Maternal characteristics, parenting, and child mastery motivation: A path model

Date of Award




Degree Name

Doctor of Philosophy (Ph.D.)



First Committee Member

Connie E. Morrow, Committee Chair

Second Committee Member

Donald K. Routh, Committee Member


The present study evaluated a path model that delineated maternal psychopathology and maternal social support as predictors of child mastery motivation, directly and indirectly via parenting behaviors. The model was tested in a population of 105 inner city African American preschool children and their biological mothers. Maternal psychopathology was measured using the General Symptomatic Index of the Symptom Checklist-90, and maternal social support was measured using the Addiction Severity Index - Social Support composite. Parenting behaviors were measured by the Conflict Tactics Scales Child Form. Child mastery behaviors were coded from videotaped observations of the mother and child in a standardized situation in which the child carried out two tasks. Structural equation modeling was employed to conduct path analysis on the hypothesized model. Results indicated the maternal psychopathology and maternal social support were not related to child mastery motivation directly or indirectly related via parenting behaviors. Only the hypothesized path from parenting behaviors to child mastery motivation was significant, indicating adverse parenting practices predicted decreased child mastery motivation. Due to the non-significant findings, exploratory follow-up analyses were employed to better understand whether measurement error or whether the model was not applicable to the sample. Correlations between the measures in the hypothesized model and other similar measures indicated the adequacy of the measures. Substitution of the other related measures into the model was considered. Findings were discussed with respect to issues related to measurement, the sample, or the use of mastery motivation as the outcome variable. Clinical implications regarding family-focused early intervention was also discussed.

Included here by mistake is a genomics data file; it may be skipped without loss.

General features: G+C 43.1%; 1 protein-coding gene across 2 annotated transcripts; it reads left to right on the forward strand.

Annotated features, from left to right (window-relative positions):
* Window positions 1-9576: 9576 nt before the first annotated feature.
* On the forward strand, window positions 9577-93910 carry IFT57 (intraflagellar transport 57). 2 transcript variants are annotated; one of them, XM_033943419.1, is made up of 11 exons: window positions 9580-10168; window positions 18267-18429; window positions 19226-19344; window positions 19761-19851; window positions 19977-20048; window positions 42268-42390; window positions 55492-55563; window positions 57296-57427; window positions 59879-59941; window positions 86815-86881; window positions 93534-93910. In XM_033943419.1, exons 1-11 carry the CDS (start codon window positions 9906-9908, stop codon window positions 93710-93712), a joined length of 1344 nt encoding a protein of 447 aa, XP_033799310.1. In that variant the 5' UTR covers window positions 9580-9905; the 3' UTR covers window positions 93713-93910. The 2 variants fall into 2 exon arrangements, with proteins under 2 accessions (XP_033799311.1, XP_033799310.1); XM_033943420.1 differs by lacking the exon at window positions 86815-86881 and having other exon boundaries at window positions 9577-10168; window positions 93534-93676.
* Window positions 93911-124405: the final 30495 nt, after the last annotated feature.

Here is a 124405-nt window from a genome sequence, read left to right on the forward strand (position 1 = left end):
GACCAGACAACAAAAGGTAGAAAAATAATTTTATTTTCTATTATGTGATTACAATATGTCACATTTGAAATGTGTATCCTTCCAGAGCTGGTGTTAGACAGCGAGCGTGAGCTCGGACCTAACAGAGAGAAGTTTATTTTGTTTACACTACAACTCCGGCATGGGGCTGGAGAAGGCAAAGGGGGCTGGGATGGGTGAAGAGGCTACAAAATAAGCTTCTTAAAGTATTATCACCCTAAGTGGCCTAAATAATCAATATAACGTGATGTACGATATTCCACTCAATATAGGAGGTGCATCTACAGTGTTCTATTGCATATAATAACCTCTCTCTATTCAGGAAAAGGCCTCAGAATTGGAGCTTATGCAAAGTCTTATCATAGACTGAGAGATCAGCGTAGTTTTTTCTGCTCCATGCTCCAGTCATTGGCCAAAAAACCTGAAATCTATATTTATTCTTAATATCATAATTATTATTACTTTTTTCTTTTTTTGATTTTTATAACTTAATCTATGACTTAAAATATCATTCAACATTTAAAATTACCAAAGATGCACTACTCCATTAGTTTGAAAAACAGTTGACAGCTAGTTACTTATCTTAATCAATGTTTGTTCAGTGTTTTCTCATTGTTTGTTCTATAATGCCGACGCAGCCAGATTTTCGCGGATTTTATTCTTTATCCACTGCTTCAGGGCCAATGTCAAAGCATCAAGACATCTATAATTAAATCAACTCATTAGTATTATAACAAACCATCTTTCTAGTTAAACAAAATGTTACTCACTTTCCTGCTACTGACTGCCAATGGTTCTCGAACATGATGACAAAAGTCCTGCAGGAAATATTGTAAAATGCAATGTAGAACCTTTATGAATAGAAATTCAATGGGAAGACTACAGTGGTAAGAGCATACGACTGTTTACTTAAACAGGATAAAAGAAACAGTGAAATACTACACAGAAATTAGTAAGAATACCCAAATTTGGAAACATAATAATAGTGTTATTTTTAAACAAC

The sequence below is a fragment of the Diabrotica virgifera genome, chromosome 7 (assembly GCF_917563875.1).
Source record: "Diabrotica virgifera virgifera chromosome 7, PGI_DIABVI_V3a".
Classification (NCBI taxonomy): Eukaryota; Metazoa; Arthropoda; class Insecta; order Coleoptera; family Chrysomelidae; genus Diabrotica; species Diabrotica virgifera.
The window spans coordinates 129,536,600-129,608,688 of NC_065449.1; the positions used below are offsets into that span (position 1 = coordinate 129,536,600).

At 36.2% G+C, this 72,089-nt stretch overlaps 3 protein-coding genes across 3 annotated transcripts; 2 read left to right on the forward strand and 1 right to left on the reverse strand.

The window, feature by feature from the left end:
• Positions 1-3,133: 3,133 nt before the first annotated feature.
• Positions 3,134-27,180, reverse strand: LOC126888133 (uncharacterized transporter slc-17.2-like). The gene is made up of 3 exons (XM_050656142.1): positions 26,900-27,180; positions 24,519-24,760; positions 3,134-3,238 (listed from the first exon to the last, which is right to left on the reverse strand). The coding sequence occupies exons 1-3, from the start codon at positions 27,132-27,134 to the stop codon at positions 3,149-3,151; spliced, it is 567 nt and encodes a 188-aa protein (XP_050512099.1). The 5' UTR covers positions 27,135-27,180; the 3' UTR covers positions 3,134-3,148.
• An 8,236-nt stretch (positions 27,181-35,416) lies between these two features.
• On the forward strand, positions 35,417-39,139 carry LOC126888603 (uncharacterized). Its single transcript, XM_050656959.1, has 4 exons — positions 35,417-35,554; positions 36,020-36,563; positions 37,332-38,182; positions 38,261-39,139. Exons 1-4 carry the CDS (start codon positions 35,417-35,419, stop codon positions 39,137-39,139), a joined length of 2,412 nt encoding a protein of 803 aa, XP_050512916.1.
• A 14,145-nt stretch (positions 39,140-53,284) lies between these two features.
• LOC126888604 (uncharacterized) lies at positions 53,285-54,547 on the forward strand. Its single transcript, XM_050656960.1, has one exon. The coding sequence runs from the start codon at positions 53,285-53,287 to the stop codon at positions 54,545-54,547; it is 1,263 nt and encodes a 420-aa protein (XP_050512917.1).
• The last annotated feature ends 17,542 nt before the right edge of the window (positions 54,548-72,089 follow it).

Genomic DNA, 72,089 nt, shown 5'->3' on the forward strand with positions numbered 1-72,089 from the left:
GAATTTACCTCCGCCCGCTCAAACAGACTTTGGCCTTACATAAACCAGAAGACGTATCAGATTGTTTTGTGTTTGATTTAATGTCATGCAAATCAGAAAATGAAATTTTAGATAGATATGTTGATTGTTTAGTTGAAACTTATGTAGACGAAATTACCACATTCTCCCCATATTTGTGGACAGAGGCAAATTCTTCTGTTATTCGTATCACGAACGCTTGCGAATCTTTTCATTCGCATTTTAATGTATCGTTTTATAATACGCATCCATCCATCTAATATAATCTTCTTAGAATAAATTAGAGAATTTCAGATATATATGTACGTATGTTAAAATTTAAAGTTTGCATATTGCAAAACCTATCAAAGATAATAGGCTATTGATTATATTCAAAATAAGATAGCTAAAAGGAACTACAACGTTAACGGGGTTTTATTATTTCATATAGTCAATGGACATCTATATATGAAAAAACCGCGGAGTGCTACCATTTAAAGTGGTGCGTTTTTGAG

Psychology, Social; Psychology, Developmental; Psychology, Clinical; Sociology, Individual and Family Studies

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